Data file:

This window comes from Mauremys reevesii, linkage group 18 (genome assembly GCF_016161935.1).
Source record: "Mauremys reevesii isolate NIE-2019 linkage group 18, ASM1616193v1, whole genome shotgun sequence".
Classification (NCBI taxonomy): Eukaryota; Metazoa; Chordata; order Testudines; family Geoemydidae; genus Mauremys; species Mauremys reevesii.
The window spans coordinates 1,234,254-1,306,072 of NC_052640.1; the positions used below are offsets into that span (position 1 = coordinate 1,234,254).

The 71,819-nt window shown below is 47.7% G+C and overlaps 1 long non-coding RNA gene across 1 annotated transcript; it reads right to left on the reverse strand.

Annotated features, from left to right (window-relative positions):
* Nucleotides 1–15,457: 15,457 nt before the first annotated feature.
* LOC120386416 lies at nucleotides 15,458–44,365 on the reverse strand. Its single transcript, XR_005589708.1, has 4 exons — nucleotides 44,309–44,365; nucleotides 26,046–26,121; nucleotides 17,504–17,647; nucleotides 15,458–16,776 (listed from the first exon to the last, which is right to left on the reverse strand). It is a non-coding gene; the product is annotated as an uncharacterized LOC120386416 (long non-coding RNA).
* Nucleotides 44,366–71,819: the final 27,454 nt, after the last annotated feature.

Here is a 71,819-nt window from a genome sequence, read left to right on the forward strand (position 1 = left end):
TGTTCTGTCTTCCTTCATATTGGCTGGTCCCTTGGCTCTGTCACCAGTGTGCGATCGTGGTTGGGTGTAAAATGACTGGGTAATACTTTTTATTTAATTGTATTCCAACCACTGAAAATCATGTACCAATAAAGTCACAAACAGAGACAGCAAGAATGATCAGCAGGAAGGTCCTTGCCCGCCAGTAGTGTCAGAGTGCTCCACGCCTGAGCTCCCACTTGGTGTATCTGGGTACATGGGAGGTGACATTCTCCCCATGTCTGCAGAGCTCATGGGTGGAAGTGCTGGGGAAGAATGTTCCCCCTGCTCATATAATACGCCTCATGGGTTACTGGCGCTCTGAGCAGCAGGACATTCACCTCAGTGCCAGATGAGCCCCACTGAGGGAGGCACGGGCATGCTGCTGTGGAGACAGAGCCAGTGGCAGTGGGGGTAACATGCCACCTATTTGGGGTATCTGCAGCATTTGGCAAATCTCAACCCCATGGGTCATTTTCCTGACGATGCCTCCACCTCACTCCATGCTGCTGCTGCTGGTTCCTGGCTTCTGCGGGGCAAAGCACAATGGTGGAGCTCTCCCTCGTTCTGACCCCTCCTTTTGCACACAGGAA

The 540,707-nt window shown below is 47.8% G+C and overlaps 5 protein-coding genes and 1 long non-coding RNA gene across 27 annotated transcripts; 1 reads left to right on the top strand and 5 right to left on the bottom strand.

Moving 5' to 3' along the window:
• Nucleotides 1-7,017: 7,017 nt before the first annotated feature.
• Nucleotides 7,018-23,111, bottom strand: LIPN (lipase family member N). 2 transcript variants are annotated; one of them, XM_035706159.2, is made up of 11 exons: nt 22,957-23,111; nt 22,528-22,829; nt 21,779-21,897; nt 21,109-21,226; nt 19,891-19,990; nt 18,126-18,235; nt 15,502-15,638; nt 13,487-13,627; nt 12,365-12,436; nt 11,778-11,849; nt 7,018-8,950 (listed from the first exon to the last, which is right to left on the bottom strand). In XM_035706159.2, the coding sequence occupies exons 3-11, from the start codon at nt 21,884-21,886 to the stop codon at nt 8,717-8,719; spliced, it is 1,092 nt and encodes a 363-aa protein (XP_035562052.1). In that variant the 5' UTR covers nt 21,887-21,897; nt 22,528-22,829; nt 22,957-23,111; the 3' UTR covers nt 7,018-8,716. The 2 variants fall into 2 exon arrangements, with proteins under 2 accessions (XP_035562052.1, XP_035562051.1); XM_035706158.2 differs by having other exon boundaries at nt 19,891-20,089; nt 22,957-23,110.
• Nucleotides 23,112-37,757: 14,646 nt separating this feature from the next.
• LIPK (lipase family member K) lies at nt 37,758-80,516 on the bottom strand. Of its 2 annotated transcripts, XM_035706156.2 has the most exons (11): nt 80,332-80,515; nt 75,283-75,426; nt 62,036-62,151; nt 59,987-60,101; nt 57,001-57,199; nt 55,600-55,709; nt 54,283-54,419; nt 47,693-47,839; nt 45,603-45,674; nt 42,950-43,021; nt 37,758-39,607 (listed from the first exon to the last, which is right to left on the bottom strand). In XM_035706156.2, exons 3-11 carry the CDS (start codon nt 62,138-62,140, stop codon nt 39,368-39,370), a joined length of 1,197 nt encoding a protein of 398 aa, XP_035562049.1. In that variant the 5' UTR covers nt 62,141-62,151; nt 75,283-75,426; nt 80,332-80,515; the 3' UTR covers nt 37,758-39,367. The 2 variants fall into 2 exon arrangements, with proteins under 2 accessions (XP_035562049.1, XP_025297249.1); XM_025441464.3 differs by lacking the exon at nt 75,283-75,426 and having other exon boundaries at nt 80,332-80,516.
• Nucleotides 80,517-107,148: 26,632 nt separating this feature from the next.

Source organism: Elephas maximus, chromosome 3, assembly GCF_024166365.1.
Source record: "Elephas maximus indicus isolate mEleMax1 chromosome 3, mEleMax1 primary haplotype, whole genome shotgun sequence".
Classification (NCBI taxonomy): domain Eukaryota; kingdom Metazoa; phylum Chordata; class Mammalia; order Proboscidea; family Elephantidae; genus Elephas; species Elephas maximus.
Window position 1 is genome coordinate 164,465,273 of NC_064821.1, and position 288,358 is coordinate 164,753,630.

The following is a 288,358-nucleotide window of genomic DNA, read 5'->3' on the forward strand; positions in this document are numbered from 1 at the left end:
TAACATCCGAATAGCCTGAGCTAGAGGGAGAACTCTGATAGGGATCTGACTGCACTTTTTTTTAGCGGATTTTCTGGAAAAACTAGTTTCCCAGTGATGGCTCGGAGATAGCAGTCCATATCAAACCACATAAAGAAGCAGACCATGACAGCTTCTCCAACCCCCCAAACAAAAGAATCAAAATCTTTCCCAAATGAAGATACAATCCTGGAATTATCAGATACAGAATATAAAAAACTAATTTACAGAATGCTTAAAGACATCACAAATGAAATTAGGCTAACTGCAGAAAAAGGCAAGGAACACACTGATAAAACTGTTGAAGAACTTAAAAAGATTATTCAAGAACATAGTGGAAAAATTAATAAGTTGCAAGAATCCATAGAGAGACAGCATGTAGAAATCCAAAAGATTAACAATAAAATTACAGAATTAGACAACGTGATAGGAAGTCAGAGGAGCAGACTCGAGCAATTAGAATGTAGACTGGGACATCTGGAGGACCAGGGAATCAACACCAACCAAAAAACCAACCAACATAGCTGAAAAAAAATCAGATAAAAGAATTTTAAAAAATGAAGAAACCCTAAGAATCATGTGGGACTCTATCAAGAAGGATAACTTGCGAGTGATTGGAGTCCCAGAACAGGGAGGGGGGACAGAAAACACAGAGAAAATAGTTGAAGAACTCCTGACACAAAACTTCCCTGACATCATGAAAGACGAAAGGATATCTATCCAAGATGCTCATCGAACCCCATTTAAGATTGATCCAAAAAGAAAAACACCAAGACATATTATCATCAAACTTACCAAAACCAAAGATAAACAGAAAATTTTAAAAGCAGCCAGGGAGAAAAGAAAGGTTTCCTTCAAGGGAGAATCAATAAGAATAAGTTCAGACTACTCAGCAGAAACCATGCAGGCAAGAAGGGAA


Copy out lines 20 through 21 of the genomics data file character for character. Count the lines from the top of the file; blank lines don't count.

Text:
Source record: "Elephas maximus indicus isolate mEleMax1 chromosome 3, mEleMax1 primary haplotype, whole genome shotgun sequence".
Classification (NCBI taxonomy): domain Eukaryota; kingdom Metazoa; phylum Chordata; class Mammalia; order Proboscidea; family Elephantidae; genus Elephas; species Elephas maximus.